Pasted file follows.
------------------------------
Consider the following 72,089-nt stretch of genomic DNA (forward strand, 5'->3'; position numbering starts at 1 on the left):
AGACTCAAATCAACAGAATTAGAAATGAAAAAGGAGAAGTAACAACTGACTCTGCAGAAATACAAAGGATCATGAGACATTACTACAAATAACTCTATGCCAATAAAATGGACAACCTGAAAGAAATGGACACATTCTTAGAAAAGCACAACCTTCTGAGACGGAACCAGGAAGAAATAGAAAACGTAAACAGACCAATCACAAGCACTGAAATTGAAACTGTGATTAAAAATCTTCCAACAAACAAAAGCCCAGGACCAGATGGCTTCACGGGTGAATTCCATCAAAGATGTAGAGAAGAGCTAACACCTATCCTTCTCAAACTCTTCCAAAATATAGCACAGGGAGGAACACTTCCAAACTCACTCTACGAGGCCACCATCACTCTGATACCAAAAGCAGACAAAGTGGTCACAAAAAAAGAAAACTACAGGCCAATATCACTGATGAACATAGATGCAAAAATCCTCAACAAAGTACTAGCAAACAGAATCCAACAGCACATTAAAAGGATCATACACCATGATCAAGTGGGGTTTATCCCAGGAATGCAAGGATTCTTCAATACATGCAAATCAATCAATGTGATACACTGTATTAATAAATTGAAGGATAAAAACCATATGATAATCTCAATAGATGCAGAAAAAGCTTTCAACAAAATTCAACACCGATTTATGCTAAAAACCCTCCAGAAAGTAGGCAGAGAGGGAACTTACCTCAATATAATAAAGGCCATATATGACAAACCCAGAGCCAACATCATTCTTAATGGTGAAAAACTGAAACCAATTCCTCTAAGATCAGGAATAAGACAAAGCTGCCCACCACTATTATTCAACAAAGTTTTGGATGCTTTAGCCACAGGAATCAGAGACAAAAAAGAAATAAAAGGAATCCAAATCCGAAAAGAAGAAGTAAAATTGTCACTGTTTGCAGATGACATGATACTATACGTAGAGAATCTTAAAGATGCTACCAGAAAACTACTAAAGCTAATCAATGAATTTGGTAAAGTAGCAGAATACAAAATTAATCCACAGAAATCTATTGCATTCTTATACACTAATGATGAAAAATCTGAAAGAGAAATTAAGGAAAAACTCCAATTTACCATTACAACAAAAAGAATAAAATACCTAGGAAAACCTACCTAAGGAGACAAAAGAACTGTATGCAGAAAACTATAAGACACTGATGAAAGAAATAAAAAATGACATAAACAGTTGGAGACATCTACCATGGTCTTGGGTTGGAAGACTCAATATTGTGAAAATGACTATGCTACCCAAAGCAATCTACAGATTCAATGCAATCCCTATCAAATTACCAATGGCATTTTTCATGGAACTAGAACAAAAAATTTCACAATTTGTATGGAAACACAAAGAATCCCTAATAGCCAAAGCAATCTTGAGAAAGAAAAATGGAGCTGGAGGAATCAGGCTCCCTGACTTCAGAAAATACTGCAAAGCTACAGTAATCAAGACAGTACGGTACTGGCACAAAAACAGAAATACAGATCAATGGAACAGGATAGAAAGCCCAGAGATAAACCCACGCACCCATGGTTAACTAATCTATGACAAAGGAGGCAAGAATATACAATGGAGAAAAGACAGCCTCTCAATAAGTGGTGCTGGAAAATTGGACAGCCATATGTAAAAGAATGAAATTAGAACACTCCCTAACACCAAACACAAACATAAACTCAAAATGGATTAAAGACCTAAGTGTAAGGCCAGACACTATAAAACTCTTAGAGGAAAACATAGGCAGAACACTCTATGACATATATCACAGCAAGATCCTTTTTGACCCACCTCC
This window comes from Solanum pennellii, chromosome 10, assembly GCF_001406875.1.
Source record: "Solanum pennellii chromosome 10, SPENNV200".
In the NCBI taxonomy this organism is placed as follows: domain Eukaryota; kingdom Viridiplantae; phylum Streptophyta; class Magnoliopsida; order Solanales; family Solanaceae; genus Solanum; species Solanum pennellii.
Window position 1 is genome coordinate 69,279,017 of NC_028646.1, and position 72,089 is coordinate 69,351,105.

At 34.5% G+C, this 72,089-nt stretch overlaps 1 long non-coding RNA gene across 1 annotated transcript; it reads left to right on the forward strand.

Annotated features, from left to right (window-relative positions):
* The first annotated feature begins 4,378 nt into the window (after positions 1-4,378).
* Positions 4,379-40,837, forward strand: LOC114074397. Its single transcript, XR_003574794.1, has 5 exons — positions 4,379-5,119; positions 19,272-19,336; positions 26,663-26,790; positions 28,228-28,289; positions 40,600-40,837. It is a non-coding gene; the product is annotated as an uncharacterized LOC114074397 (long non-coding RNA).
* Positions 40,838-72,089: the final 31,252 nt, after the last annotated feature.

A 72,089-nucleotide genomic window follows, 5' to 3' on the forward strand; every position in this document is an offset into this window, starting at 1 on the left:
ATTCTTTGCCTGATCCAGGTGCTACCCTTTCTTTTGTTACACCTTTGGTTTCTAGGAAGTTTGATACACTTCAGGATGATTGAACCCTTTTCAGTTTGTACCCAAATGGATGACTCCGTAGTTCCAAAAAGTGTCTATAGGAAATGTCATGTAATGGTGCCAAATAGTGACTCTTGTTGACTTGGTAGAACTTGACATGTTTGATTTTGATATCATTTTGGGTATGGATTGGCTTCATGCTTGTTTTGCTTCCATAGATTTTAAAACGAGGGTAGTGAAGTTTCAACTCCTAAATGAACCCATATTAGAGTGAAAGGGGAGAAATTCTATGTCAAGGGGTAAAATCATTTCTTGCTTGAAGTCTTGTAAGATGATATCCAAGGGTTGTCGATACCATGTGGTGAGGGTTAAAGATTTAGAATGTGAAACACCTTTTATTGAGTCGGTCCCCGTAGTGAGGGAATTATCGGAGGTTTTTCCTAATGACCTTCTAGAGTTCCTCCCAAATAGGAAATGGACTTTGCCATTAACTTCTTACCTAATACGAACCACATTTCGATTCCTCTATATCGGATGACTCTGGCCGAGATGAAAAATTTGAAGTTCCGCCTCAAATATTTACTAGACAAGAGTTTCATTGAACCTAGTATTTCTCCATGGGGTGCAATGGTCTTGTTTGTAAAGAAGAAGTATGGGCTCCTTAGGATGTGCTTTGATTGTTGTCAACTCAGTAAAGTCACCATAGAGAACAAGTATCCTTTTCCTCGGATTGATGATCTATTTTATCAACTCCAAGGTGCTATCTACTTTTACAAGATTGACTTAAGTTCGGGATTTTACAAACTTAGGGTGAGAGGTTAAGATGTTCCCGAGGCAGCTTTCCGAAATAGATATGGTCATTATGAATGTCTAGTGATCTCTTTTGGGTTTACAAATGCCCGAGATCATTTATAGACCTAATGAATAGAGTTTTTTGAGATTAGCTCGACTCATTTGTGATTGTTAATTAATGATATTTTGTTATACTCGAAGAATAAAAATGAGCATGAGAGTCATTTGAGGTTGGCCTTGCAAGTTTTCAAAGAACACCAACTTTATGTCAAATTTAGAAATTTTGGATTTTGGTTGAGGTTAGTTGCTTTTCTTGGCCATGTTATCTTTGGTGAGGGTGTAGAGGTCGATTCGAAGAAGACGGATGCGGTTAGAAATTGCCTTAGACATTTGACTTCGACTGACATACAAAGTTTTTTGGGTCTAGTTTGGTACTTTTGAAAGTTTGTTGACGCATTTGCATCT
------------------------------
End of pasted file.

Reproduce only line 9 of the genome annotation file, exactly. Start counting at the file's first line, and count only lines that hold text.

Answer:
* The first annotated feature begins 4,378 nt into the window (after positions 1-4,378).